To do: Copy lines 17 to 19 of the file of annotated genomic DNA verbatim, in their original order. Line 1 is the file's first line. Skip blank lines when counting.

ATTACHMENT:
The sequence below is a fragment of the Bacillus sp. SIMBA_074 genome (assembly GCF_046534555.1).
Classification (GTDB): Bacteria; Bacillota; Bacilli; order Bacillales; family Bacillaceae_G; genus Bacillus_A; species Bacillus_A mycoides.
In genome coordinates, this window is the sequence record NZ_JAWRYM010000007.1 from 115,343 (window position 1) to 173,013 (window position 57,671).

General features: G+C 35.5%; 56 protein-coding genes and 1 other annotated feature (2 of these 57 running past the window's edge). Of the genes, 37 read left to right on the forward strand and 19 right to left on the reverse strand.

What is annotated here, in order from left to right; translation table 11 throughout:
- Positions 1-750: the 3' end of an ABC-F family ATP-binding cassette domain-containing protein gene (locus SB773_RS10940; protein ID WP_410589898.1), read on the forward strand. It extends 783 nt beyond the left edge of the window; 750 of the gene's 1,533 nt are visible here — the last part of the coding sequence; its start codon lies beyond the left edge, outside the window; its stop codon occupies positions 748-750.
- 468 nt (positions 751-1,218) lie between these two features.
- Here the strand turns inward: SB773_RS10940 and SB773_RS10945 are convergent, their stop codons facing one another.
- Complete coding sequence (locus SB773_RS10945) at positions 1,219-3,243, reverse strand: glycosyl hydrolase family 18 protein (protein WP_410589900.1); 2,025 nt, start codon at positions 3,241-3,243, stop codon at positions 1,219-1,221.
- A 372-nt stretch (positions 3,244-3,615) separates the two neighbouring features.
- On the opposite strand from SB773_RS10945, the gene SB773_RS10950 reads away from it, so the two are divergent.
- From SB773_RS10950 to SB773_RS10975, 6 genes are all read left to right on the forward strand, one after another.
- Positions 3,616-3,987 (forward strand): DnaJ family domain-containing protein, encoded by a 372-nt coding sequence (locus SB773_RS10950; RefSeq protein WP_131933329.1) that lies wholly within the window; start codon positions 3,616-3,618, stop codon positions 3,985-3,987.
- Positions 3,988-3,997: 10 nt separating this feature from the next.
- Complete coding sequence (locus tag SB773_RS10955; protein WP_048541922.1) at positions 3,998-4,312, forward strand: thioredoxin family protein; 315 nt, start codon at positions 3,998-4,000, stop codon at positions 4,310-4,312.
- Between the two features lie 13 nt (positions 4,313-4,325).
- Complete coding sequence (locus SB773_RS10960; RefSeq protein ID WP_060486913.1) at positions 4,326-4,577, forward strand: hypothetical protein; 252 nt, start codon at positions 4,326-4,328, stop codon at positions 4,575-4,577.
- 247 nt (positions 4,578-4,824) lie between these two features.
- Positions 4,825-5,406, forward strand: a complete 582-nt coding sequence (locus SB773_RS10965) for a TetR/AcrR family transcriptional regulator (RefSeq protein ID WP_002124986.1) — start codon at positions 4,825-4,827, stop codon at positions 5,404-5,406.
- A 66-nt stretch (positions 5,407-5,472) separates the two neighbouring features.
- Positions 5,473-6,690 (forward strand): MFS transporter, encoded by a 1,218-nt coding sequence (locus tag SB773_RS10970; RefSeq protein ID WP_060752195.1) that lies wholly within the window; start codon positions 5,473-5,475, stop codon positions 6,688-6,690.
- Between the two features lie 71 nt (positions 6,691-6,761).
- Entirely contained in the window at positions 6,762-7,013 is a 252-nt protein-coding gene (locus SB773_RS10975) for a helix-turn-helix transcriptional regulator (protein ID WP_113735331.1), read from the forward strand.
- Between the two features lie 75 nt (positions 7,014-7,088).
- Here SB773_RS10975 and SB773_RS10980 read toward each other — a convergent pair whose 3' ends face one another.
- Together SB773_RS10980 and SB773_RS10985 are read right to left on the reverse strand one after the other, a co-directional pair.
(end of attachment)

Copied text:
- Complete coding sequence (locus SB773_RS10960; RefSeq protein ID WP_060486913.1) at positions 4,326-4,577, forward strand: hypothetical protein; 252 nt, start codon at positions 4,326-4,328, stop codon at positions 4,575-4,577.
- 247 nt (positions 4,578-4,824) lie between these two features.
- Positions 4,825-5,406, forward strand: a complete 582-nt coding sequence (locus SB773_RS10965) for a TetR/AcrR family transcriptional regulator (RefSeq protein ID WP_002124986.1) — start codon at positions 4,825-4,827, stop codon at positions 5,404-5,406.